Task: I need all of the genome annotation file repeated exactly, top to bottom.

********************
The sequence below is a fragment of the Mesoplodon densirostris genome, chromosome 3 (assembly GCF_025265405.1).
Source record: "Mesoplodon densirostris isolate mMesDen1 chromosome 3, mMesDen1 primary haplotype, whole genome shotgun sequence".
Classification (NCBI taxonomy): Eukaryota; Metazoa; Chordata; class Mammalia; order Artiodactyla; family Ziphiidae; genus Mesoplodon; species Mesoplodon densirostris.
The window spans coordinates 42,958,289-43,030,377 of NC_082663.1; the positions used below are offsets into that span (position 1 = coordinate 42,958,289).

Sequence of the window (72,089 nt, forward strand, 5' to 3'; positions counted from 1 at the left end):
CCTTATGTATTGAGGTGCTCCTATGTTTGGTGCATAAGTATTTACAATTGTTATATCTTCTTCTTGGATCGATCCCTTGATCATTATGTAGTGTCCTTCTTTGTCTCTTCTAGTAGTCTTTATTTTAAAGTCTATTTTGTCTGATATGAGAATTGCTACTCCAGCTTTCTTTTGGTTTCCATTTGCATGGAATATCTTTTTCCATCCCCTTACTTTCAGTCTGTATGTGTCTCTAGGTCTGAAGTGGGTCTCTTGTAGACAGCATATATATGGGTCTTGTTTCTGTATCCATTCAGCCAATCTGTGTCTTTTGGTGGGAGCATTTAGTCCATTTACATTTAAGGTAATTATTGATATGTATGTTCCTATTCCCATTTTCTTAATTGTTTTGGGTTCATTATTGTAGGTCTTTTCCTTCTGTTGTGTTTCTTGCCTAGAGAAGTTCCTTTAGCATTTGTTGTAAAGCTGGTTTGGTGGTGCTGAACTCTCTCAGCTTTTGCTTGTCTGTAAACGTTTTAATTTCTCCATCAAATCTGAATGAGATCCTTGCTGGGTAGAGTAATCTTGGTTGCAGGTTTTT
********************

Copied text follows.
The sequence below is a fragment of the Mesoplodon densirostris genome, chromosome 3 (assembly GCF_025265405.1).
Source record: "Mesoplodon densirostris isolate mMesDen1 chromosome 3, mMesDen1 primary haplotype, whole genome shotgun sequence".
Classification (NCBI taxonomy): Eukaryota; Metazoa; Chordata; class Mammalia; order Artiodactyla; family Ziphiidae; genus Mesoplodon; species Mesoplodon densirostris.
The window spans coordinates 42,958,289-43,030,377 of NC_082663.1; the positions used below are offsets into that span (position 1 = coordinate 42,958,289).

Sequence of the window (72,089 nt, forward strand, 5' to 3'; positions counted from 1 at the left end):
CCTTATGTATTGAGGTGCTCCTATGTTTGGTGCATAAGTATTTACAATTGTTATATCTTCTTCTTGGATCGATCCCTTGATCATTATGTAGTGTCCTTCTTTGTCTCTTCTAGTAGTCTTTATTTTAAAGTCTATTTTGTCTGATATGAGAATTGCTACTCCAGCTTTCTTTTGGTTTCCATTTGCATGGAATATCTTTTTCCATCCCCTTACTTTCAGTCTGTATGTGTCTCTAGGTCTGAAGTGGGTCTCTTGTAGACAGCATATATATGGGTCTTGTTTCTGTATCCATTCAGCCAATCTGTGTCTTTTGGTGGGAGCATTTAGTCCATTTACATTTAAGGTAATTATTGATATGTATGTTCCTATTCCCATTTTCTTAATTGTTTTGGGTTCATTATTGTAGGTCTTTTCCTTCTGTTGTGTTTCTTGCCTAGAGAAGTTCCTTTAGCATTTGTTGTAAAGCTGGTTTGGTGGTGCTGAACTCTCTCAGCTTTTGCTTGTCTGTAAACGTTTTAATTTCTCCATCAAATCTGAATGAGATCCTTGCTGGGTAGAGTAATCTTGGTTGCAGGTTTTT